When it comes to developers is it all about location, location, location?

Jul 12, 2017 5:37:00 PM

Over the last two years around 90% of my day to day activity has been spent talking to developers. It's my job. So it’s safe to say I have had a fair amount of exposure into the thought processes developers go through when it comes to looking for their next role. It's an issue I have been facinated by for some time and to take it to the next level I decided to conduct a survey to get to the bottom of what really attracts developers to a role - the money, the opportunity or the location?

'Money, Money, Money' vs. 'Location, Location, Location'

As part of the research I surveyed, roughly 200 developers within the Berkshire and South London area. A significant majority (60%) stated that their primary motivation to select a role (and therefore employer) was based on 'location'. The remaining 40% was torn between 'the opportunity' (21%) and 'money' (19%).  

So, what does this tell us about a developer’s motivations for selecting an employer? The large bulk of the developers I spoke to sat at a mid-senior level. So there is a fair assumption to be made that these candidates already have a house, family or other commitments locally. This potentially swung the results towards the 'location' factor as a result of the consistant struggle to achieve a 'work life balance'.  The sample may have been scewed by mid to senior level candidates but employers should still sit up and take note because in reality it's the experienced hires possesing skills in emerging languages and frameworks that are by far and away the most difficult to source. 

The other 40% was split fairly evenly between “opportunity” and “money”. It's perhaps rather supprising that money fell so far down the order. It's almost a case of a clash between two age old sayings: 'location, location, location' meets 'throw money at the problem'. It's interesting as money is usually one of the first questions developers would ask me when discussing an opportunity, followed closely by location and then opportunity. Therefore, when I reviewed the results from the survey I decided to dig a little deeper and find out why “location” was so important?

After speaking with the developers in more depth who choose “location”, the general census was similar to the above –  local commitments, less change in routine, close to friend and family which all constituted to a better work life balance. Many did state, however, that if they were at a different stage of their career i.e. a junior or graduate level “opportunity” would be higher priority than “location” or “money”.  From the junior and graduates I did speak to, it was clear they have less commitments and less experience to dictate the location of their role, hence focusing more so on the “opportunity”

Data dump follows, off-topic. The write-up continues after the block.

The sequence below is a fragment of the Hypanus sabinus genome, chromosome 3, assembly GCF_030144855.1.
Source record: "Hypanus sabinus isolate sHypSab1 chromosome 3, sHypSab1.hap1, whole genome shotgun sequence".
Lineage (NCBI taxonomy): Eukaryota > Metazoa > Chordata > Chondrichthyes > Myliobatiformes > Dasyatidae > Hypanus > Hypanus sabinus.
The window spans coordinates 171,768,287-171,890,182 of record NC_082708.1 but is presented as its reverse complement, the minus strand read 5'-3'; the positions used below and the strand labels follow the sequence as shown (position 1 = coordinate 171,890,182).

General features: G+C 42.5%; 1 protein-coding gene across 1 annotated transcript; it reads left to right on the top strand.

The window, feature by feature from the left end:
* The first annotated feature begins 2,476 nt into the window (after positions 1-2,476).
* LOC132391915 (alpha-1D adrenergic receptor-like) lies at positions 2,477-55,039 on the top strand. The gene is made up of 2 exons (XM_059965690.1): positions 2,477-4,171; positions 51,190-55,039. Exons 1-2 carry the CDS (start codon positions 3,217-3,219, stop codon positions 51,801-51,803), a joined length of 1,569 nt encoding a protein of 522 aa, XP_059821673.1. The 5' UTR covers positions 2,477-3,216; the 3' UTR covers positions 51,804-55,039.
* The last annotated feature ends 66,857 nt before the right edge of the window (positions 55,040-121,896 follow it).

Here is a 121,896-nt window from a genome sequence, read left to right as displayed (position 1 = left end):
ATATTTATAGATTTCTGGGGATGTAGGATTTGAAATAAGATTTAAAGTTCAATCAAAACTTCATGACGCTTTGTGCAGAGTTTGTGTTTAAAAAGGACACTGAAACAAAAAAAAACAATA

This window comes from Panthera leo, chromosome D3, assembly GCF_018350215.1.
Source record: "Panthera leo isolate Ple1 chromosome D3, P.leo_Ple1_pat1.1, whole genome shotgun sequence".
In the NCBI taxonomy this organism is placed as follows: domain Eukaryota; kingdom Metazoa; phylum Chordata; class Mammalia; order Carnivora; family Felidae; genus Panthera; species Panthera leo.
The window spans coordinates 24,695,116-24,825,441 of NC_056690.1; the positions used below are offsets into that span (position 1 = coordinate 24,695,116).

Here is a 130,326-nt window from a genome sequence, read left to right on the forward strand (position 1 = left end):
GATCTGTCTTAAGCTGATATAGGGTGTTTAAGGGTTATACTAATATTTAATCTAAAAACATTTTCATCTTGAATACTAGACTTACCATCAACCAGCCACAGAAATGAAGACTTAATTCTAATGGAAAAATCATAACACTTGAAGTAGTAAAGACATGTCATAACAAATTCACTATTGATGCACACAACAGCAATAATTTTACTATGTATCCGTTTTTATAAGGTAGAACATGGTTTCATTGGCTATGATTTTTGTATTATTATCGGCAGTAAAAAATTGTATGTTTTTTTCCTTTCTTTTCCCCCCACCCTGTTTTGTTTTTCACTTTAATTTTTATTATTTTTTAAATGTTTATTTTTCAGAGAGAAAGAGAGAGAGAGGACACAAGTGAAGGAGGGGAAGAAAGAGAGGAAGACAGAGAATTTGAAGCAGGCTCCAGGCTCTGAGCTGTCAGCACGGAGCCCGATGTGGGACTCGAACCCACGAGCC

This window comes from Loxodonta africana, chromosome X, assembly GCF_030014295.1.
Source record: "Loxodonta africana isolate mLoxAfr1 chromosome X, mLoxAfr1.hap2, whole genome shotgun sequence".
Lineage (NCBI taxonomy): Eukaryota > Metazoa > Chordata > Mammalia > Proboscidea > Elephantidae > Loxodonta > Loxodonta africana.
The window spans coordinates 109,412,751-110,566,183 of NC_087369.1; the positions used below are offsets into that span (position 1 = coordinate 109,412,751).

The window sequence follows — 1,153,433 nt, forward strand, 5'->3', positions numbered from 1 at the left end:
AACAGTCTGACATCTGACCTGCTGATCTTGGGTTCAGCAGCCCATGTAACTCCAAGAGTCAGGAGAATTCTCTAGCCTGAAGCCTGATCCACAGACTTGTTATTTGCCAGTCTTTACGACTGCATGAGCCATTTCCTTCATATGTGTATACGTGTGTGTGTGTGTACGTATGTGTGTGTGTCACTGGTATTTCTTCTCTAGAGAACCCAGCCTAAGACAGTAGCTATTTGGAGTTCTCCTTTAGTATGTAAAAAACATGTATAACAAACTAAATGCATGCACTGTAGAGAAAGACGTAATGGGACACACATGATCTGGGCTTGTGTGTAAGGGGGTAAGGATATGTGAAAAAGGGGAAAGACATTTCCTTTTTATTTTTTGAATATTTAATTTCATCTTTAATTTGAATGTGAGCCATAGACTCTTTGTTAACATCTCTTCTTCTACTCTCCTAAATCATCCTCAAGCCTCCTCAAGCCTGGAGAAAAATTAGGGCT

What does this mean for companies trying attracting talent?

It doesn’t necessarily mean all the best developers will fall at your feet if they are on your doorstep, nor does it mean that talented developers won’t consider a move for an attractive opportunity. It highlights that a portion of the market (mid-senior developers) will put more emphasis on location when choosing their next role over the “opportunity” or “money” factors. It also suggests that companies looking to attract talent within this segment need to give serious thought to the value proposition of the role and the organisation - if they work with a recruitment partner they also need to be able to position the opportunity in it's best possible light. 

The results also suggest when looking for junior or graduate developers there is more scope to widen the location boundaries of a search to secure the best talent in the market before getting home for the bedtime story becomes an overwhelming motivating factor.  

To tackle the 'location' issue employers must hone in on 'work life balance' as part of a best combination package with a compelling opportunity and a salary in line with market rates. The candidates I speak to are career focused - there's no doubt about that - but also want to balance their career with a healthy lifestyle. Companies can compete on higher ground if they show a willingness to allow either flexible hours, additional memberships e.g. gym, sports, work night outs, and other activities which are non-work related, to differentiate themselves against either local or national competitors. 



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